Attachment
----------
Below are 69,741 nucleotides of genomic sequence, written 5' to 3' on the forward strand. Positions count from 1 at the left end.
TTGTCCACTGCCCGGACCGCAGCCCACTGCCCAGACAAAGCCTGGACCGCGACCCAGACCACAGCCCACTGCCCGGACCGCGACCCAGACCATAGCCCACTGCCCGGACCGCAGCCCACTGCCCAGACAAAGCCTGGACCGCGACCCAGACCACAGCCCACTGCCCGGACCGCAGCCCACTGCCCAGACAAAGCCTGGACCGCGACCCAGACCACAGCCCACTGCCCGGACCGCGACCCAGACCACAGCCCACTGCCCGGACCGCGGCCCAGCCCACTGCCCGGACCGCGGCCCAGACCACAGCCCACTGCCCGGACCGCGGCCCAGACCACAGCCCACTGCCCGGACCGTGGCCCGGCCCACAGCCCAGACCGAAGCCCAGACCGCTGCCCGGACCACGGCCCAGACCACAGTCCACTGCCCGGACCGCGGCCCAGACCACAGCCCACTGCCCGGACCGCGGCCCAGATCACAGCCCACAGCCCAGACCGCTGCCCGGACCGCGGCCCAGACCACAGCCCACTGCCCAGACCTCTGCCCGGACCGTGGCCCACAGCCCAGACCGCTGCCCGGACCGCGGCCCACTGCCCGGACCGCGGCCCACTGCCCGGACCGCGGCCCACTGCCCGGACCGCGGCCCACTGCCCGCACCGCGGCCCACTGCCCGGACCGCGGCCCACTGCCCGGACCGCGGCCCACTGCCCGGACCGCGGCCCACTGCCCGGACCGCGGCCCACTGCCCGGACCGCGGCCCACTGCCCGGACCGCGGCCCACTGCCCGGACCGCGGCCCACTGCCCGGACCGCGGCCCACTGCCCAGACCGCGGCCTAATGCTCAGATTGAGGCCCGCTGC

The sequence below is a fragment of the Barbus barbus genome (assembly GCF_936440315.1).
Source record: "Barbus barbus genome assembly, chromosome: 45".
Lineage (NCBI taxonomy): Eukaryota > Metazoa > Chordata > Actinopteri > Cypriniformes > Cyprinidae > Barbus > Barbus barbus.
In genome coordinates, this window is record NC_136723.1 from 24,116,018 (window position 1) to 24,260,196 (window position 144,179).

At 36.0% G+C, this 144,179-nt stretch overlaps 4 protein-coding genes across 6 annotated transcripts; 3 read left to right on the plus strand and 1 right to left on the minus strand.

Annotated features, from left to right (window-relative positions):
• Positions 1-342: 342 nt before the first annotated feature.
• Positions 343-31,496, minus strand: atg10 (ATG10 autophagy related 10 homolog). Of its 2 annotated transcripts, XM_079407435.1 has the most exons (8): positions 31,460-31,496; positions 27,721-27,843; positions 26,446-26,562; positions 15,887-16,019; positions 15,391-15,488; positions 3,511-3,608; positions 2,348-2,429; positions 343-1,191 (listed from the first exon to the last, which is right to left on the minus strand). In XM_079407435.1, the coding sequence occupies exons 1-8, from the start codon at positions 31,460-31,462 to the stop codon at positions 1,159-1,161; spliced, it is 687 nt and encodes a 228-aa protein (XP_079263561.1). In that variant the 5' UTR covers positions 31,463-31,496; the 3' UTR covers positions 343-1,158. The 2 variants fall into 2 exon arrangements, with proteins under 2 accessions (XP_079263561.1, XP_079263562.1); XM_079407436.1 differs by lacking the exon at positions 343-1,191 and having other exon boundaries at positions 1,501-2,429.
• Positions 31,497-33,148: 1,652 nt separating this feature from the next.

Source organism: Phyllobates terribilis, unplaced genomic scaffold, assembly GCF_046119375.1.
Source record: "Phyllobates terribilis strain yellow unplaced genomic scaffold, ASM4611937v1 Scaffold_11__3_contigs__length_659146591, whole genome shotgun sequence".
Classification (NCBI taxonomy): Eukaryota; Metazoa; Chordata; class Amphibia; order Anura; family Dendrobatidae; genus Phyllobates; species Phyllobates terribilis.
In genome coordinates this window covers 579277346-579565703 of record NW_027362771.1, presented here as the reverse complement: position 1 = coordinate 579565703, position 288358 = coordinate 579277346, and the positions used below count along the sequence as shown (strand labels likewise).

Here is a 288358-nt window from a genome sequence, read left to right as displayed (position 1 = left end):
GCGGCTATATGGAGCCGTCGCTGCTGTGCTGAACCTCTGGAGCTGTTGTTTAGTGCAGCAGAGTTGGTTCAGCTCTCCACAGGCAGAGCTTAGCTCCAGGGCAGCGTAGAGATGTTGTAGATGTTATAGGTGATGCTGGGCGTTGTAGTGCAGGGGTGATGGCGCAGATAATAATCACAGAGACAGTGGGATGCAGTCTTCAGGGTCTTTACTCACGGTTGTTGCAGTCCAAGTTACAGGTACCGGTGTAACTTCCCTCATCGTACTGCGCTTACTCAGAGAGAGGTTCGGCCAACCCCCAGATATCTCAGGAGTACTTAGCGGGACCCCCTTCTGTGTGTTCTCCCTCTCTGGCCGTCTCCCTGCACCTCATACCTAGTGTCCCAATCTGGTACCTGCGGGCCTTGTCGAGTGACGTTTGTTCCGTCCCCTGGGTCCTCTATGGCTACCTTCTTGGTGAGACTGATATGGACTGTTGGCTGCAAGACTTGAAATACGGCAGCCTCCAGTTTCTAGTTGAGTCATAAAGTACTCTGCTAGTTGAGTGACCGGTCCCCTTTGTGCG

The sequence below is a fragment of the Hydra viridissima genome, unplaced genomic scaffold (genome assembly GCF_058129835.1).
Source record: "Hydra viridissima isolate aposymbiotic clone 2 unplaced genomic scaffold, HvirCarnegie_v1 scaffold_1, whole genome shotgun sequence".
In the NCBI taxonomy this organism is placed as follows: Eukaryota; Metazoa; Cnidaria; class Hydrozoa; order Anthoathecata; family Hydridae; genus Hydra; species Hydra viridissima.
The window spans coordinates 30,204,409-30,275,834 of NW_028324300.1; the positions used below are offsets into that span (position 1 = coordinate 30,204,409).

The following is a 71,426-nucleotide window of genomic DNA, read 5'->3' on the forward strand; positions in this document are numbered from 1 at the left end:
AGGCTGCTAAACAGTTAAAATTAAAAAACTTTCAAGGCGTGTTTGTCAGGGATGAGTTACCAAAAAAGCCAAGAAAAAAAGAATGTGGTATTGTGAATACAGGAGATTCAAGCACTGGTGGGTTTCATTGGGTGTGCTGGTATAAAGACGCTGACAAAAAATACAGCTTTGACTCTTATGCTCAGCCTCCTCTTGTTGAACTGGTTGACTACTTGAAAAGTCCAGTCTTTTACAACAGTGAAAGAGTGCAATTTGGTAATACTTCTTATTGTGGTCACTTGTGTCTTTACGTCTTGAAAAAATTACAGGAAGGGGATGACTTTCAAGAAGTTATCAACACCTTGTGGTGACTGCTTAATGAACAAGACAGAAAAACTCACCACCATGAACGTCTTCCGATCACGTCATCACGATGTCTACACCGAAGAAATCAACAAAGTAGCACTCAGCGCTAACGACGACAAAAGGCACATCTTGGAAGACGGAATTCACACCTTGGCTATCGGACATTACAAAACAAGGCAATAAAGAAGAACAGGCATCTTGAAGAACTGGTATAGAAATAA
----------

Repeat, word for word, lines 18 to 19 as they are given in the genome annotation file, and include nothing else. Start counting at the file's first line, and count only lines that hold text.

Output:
The sequence below is a fragment of the Hydra viridissima genome, unplaced genomic scaffold (genome assembly GCF_058129835.1).
Source record: "Hydra viridissima isolate aposymbiotic clone 2 unplaced genomic scaffold, HvirCarnegie_v1 scaffold_1, whole genome shotgun sequence".